Trough treatment, pasture dusting or rumen boluses are some of the options available to ensure adequate levels of magnesium and prevent grass staggers.
swayback or enzootic ataxia of lambs. Lambs with this condition cannot coordinate their legs. They may be severely affected at birth and may be unable to stand; some may be born dead. Other lambs appear normal at birth but between one and six months they develop an uncoordinated gait.
Deficiencies of either or both selenium and vitamin E can cause weaner illthrift, reduced wool production, reduced ewe fertility, reduced immune response and white muscle disease. Selenium deficiency is more common in high rainfall areas while vitamn E deficiency occurs when sheep are on dry feed for long periods.
Prevention: Mg must be given daily to animals at risk, because the body has no readily available stores. Daily oral supplements of Mg oxide (2 oz [60 g] to cattle and ⅓ oz [10 g] to sheep) should be given in the danger period.
Where white muscle disease is an annual problem, best results are obtained by giving ewes a selenium injection one to four weeks before lambing. If white muscle disease is diagnosed in a flock, all lambs should be treated at birth. Affected lambs respond positively to injections of selenium, or selenium and vitamin E.
If sheep are grazing early growth of cereal grains or heavily fertilized pastures, provide supplemental magnesium. Feeding dry alfalfa hay to penned ewes at night aids in preventing the disease. Magnesium oxide at the rate of 0.25 ounce per head per day can be mixed with grain or provided in pelleted rations.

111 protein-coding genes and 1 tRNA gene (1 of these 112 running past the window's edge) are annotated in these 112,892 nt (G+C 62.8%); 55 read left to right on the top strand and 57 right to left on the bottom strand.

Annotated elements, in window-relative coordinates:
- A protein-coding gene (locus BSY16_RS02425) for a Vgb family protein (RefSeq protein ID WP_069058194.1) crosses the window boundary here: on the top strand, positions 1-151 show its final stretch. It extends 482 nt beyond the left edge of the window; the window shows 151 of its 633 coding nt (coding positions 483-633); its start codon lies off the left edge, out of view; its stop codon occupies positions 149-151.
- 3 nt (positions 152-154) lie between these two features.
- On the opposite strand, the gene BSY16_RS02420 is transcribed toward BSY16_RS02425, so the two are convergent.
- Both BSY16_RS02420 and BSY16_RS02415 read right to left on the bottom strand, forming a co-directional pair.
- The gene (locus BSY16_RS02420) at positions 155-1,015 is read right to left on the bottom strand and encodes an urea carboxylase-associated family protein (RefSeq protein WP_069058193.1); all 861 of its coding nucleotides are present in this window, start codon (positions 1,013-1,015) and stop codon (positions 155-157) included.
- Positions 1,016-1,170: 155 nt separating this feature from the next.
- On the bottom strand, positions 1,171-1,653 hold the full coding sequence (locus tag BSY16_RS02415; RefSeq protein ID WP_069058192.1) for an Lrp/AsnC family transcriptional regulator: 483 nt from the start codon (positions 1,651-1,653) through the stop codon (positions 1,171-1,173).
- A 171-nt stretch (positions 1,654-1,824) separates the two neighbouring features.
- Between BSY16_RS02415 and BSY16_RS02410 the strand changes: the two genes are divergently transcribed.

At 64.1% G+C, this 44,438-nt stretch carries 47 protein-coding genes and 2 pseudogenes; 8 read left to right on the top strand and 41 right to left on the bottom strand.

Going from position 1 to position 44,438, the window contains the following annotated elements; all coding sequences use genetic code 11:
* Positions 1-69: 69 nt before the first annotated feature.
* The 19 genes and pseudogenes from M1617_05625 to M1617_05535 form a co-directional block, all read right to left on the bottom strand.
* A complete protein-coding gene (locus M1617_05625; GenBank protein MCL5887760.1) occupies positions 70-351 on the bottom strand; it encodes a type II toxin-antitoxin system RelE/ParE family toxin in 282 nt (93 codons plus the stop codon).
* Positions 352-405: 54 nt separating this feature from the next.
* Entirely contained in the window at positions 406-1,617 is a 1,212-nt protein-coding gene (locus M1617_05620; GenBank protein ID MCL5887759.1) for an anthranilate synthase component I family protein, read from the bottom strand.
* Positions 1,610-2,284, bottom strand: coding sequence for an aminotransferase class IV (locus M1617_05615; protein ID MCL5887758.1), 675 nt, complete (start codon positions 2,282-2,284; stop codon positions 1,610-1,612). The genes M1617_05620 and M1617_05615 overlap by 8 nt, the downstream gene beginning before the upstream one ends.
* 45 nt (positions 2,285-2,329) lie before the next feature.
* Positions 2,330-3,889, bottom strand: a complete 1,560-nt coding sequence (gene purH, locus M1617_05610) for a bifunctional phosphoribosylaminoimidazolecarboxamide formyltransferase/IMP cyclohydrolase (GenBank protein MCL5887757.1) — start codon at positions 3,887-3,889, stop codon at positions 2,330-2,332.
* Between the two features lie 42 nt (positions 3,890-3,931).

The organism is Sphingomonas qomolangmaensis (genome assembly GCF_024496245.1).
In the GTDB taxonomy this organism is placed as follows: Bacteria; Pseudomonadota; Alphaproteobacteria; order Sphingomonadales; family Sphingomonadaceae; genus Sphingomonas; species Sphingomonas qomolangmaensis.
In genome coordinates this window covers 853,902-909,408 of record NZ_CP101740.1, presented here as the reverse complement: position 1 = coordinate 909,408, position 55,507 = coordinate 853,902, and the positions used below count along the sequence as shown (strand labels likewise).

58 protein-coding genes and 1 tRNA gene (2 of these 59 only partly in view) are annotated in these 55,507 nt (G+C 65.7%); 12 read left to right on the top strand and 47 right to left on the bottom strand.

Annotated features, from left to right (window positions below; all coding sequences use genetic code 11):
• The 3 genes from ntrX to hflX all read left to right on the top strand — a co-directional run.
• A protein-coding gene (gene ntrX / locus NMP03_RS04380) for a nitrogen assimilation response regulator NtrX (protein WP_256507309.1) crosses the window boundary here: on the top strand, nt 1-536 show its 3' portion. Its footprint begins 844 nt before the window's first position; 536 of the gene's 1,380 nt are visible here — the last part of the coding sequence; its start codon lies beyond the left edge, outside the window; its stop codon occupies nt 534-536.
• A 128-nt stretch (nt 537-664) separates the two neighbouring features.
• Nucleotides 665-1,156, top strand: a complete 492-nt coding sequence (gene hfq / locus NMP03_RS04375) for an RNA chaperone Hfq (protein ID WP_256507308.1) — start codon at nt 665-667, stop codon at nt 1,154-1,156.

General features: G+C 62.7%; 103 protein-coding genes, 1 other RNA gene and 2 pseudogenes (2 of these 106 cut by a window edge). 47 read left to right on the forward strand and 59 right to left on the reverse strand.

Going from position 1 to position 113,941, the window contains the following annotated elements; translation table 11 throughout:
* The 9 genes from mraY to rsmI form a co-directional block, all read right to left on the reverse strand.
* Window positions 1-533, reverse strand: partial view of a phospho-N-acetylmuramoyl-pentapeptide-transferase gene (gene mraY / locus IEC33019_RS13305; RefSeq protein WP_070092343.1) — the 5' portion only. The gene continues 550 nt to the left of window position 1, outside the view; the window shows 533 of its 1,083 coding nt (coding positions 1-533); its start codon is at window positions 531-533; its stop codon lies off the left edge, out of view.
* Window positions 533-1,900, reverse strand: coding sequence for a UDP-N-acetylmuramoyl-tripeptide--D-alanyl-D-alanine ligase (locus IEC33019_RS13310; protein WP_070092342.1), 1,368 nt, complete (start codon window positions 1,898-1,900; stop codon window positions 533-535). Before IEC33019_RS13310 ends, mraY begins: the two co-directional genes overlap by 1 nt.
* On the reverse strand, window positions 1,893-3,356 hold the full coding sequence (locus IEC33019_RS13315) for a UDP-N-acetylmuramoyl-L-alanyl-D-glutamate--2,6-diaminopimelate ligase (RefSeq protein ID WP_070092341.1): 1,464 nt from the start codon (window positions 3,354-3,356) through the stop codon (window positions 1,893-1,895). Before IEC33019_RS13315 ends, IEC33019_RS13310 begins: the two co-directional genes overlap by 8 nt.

rapid spread of disease through a flock. animals that are lame, drooling or salivating excessively. animals that have ulcers, erosions or blisters around the feet, muzzle, udder or teats, or in the mouth. unusual nervous signs.
Sulfaquinoxaline in drinking water at 0.015% concentration for 3–5 days may be used to treat affected lambs. In groups of lambs at pasture, frequent rotation of pastures for parasite control also helps control coccidial infection.
Inflammation usually affects one side of the brain, hence why we typically see unilateral signs such as circling, excessive salivation and paralysis of the affected side. With the brain being affected, infected sheep are often inappetent, disorientated and lethargic.
(Milk fever, Hypocalcemia)
Parturient paresis in pregnant and lactating ewes and does is a disturbance of metabolism characterized by acute-onset hypocalcemia and rapid development of hyperexcitability and ataxia, progressing to depression, recumbency, coma, and death.
Etiology: Parturient paresis is caused by a decrease in calcium intake under conditions of increased calcium requirements, usually during late gestation. This results in a low serum calcium concentration, particularly in animals pregnant with multiple fetuses. Some cases are complicated by concurrent pregnancy toxemia.
Arnold concludes, “Increasing magnesium intake by supplementing with magnesium oxide, offering adequate salt to prevent sodium deficiency, and increasing total energy intake with good quality forage or supplemental feed are all effective tools in preventing grass tetany.
Cattle stagger and seem to have neurological problems. It’s often caused by springtime pastures rich in nitrogen and deficient in magnesium, or poor forage during winter months. Consult a veterinarian immediately if you suspect this problem. Cows treated quickly can recover, but if left untreated they may not.